By John Carlos Rowe
In occasions of liberal melancholy it is helping to have anyone like John Carlos Rowe positioned issues into viewpoint, subsequently, with a suite of essays that asks the query, “Must we throw out liberalism’s successes with the neoliberal bathwater?” Rowe first lays out a family tree of early twentieth-century modernists, resembling Gertrude Stein, John Dos Passos, William Faulkner, and Ralph Ellison, with an eye fixed towards stressing their transnationally engaged liberalism and their efforts to introduce into the literary avant-garde the troubles of politically marginalized teams, no matter if outlined through race, classification, or gender. the second one a part of the quantity comprises essays at the works of Harper Lee, Thomas Berger, Louise Erdrich, and Philip Roth, emphasizing the continuity of efforts to symbolize household political and social matters. whereas severe of the more and more conservative tone of the neoliberalism of the earlier quarter-century, Rowe rescues the worth of liberalism’s sympathetic and socially engaged reason, while he criticizes glossy liberalism’s lack of ability to paintings transnationally.
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Extra resources for Afterlives of Modernism: Liberalism, Transnationalism, and Political Critique
My interpretation links Lee’s racial politics with class issues, specifically her criticism of the impact of modern capitalism on Southern society, especially in the changing small towns Lee knew so well. By linking race and class, Lee actually goes far beyond the identity politics that would overtake subsequent debates within various ethnic studies. Yet by focusing primarily on her white protagonists, she also paves the way for the neoliberal appropriation of racial/ethnic discourse, often by invoking related class concerns, as conservatives in the 1990s did in various states by insisting that class deprivation and racial discrimination be linked in such programs as affirmative action.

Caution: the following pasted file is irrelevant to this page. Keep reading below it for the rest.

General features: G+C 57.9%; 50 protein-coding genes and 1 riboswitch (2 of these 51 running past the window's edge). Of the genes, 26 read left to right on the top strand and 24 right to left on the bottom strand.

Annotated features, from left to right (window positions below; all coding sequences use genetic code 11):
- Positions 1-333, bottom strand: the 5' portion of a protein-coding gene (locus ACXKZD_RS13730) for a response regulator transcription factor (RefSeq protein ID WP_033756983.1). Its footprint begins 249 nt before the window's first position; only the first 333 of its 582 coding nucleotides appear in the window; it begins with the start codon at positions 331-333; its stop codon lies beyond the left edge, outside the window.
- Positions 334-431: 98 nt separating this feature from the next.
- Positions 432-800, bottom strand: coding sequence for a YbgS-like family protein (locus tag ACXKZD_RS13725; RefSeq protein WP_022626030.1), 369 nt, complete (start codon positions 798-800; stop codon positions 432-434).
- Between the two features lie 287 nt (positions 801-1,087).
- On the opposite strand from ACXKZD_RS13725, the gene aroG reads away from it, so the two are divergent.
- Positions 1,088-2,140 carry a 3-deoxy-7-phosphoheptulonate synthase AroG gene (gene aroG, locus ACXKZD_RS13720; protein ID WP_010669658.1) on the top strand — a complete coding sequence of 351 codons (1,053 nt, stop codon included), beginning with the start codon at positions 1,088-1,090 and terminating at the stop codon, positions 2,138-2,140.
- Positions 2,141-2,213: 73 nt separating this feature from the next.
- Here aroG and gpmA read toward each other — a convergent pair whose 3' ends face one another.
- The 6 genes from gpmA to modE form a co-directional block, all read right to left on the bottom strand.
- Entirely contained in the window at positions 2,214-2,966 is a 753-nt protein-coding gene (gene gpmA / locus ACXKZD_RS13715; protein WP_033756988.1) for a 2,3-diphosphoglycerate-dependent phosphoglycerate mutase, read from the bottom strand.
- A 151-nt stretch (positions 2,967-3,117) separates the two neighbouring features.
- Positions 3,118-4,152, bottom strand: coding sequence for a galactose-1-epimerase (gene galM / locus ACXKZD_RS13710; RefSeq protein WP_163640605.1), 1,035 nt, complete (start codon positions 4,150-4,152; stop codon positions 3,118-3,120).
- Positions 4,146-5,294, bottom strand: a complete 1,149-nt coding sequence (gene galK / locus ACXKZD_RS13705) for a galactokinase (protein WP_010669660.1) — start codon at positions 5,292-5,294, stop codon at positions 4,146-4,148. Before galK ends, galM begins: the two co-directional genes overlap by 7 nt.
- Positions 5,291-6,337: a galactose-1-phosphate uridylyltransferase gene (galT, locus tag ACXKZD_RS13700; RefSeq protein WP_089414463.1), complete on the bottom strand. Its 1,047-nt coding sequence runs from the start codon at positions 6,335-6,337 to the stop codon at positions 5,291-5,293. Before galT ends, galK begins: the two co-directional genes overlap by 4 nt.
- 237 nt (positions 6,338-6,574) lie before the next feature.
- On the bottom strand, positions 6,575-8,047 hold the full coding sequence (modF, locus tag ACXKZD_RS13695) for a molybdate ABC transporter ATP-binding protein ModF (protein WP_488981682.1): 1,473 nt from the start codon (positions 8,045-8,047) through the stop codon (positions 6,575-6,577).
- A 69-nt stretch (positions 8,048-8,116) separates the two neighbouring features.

Melanctha Herbert had not come yet to know how to use religion” (TL, 79). This passage occurs early in the story, when Stein is still introducing Rose and Melanctha to the reader. Much later in the narrative, Dr. Jeff Campbell, who is strongly attracted to Melanctha but profoundly confused by her behavior as well as his desire for her, compares his love for her with a religious feeling: “And then certainly sometimes, Melanctha, you certainly is all a different creature, and sometimes then there comes out in you what is certainly a thing, like a real beauty.
Stein’s efforts to distinguish poetic, emancipatory language from ordinary, conventional language led her throughout her career to rely on a wide variety of metaphors to call attention to the ways poetic language invests humans with identity and ordinary language commodifies us. Sometimes these metaphors are closely related, as in Stein’s use of “sentence diagraming” in “Poetry and Grammar,” in order to force the reader to choose and thereby activate a certain potential for poetic expression or conventionality lurking in every linguistic performance.
Afterlives of Modernism: Liberalism, Transnationalism, and Political Critique by John Carlos Rowe